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Notice

Notice of Intent To Conduct Restoration Planning for Natural Resources Injured by the Release of Oil From the T/V Command, San Francisco, CA

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Information about this document as published in the Federal Register.

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AGENCY:

Fish and Wildlife Service, Interior.

ACTION:

Notice of intent.

SUMMARY:

The U.S. Department of the Interior, acting through the Fish and Wildlife Service, the U.S. Department of Commerce, acting through the National Oceanic and Atmospheric Administration, California Department of Fish and Game (CDFG), the California State Lands Commission (SLC), and the California Department of Parks and Recreation (DPR), are joint trustees (Trustees) for natural resources and are authorized to assess injuries to Federal and State resources caused by the T/V Command Oil Spill and to plan and implement restoration actions to address those injuries. The Trustees announce the intent to prepare a draft Restoration Plan (RP) and Environmental Assessment (EA) for the T/V Command Oil Spill. As an initial step, a scoping document has been prepared to guide development of the restoration plan. The Trustees have invited and encouraged agencies and the public to provide written comments on the scoping document through publication in newspapers, mailings, agency websites and other notices. In addition, a public meeting on the scoping document was held in May, 2002, and other opportunities for public comment are provided through public review and comment on documents contained in the Administrative Record, and on the Draft Restoration Plan when it has been prepared.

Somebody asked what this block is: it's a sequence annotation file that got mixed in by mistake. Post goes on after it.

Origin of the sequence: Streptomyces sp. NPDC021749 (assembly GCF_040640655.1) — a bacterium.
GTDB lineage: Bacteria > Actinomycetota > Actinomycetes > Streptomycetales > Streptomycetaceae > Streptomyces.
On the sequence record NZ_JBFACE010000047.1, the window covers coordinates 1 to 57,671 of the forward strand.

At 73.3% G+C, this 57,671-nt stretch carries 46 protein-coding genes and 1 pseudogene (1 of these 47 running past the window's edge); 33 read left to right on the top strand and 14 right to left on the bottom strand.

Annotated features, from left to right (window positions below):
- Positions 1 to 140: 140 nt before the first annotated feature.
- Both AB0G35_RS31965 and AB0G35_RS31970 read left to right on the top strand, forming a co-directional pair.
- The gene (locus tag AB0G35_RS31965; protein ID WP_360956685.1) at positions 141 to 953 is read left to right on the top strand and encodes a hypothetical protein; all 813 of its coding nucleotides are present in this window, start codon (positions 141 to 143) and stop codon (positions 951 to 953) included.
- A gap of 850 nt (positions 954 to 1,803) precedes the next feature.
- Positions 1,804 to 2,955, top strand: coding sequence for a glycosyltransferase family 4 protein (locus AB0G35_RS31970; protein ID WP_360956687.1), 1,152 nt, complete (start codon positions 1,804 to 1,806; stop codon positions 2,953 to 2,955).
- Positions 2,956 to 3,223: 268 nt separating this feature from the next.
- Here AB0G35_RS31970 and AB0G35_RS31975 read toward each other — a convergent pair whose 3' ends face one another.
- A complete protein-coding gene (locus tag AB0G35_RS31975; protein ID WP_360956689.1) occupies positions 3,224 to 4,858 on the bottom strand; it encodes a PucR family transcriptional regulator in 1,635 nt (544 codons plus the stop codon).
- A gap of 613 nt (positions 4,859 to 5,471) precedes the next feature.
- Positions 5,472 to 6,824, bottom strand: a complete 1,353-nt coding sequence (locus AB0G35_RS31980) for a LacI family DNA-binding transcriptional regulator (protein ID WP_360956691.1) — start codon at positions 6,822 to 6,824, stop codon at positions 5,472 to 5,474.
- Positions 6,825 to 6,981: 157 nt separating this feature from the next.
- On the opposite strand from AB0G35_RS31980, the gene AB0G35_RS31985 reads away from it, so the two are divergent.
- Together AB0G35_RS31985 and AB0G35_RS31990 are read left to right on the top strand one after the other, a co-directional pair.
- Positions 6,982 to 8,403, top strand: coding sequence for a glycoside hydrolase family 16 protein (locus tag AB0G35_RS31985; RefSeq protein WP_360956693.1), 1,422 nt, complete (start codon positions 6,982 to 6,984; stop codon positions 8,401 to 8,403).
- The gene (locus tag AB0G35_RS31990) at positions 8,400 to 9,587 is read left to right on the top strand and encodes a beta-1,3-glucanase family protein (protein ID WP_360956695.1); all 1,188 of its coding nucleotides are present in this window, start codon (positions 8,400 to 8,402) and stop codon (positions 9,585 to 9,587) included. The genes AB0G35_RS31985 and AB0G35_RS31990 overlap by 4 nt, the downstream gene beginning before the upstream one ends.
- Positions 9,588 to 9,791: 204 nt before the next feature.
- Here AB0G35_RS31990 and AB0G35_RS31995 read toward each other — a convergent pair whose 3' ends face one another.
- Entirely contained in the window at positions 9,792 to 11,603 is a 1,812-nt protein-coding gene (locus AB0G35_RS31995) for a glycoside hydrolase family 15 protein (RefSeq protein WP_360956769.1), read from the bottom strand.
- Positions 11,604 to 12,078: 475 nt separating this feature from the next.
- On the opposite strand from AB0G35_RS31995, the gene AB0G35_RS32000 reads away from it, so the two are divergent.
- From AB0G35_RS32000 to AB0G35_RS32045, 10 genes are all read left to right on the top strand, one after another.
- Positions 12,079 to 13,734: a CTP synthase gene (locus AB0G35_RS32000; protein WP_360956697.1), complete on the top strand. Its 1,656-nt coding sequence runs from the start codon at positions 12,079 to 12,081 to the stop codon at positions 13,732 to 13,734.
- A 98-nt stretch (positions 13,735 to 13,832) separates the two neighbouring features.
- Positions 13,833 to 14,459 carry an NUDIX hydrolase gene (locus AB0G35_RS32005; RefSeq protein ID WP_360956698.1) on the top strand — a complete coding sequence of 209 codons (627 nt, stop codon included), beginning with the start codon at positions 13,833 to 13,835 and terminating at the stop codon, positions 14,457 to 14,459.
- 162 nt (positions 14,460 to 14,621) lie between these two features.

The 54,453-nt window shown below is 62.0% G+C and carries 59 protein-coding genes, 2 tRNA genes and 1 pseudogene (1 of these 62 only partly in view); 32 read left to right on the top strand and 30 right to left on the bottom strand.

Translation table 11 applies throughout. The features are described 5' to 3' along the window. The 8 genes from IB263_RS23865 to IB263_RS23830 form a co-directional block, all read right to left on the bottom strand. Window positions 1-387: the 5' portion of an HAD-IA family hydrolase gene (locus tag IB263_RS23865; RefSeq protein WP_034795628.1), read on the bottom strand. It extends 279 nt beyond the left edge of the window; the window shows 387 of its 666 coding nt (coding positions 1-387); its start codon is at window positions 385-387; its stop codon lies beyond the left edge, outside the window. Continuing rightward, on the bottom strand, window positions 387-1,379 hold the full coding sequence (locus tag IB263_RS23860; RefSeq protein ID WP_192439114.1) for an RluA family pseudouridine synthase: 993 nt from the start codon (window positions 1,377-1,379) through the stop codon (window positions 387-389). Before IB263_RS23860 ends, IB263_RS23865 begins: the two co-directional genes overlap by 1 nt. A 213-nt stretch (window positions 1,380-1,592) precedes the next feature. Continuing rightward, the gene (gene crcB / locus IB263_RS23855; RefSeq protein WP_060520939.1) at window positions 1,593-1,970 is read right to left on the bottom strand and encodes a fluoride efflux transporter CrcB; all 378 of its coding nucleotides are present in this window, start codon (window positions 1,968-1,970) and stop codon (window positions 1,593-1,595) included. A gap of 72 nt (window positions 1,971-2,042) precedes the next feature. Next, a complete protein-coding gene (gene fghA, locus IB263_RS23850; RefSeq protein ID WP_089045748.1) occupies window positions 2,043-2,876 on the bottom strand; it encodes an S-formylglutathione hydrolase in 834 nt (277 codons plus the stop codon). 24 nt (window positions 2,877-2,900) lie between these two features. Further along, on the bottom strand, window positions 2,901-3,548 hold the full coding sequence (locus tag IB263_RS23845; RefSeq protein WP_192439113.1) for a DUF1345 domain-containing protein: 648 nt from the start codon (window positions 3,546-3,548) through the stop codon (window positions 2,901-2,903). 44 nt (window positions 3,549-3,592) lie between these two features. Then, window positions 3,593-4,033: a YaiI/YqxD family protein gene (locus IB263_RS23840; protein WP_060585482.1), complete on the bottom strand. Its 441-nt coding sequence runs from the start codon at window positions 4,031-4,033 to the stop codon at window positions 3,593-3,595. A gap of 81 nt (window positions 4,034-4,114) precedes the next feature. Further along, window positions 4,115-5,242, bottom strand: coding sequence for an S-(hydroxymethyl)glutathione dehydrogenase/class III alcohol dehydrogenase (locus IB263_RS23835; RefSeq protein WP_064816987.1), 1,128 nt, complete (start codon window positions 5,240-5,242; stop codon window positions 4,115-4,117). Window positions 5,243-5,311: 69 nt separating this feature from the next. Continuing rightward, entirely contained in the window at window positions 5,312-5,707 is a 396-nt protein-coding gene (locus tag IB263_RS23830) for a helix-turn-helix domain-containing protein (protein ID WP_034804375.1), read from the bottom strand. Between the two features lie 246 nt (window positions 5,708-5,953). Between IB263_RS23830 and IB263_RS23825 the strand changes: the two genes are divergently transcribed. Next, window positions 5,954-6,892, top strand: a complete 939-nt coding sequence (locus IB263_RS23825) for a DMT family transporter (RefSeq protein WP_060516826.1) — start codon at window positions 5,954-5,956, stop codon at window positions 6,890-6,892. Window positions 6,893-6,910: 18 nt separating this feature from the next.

ADDRESSES:

Written comments on all restoration planning documents should be sent to: Field Supervisor, Fish and Wildlife Service, Sacramento Fish and Wildlife Office, 2800 Cottage Way, Room W-2605, Sacramento, CA 95825 (facsimile 916/414-6713). Comments and materials received will be available for public inspection, by appointment, during normal business hours at the above address. All restoration planning documents will be available on the T/V Command website at http://www.darcnw.noaa.gov/​command.htm and http://www.dfg.ca.gov/​Ospr/​restorations.html. Copies of Comments and reports will also be on file at the Gulf of the Farallones National Marine Sanctuary, Fort Mason, Building 201, San Francisco, CA 94123; (415) 561-6622. It is available for public inspection during normal business hours, by appointment, at that address.

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FOR FURTHER INFORMATION CONTACT:

For further information, or to be notified of future restoration planning activities contact Charlene Hall, Fish and Wildlife Service, Sacramento Fish and Wildlife Office (see ADDRESSES section) at (916) 414-6739 or visit the T/V Command website at http://www.darcnw.noaa.gov/​command.htm and http://www.dfg.ca.gov/​Ospr/​restorations.html.

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SUPPLEMENTARY INFORMATION:

Background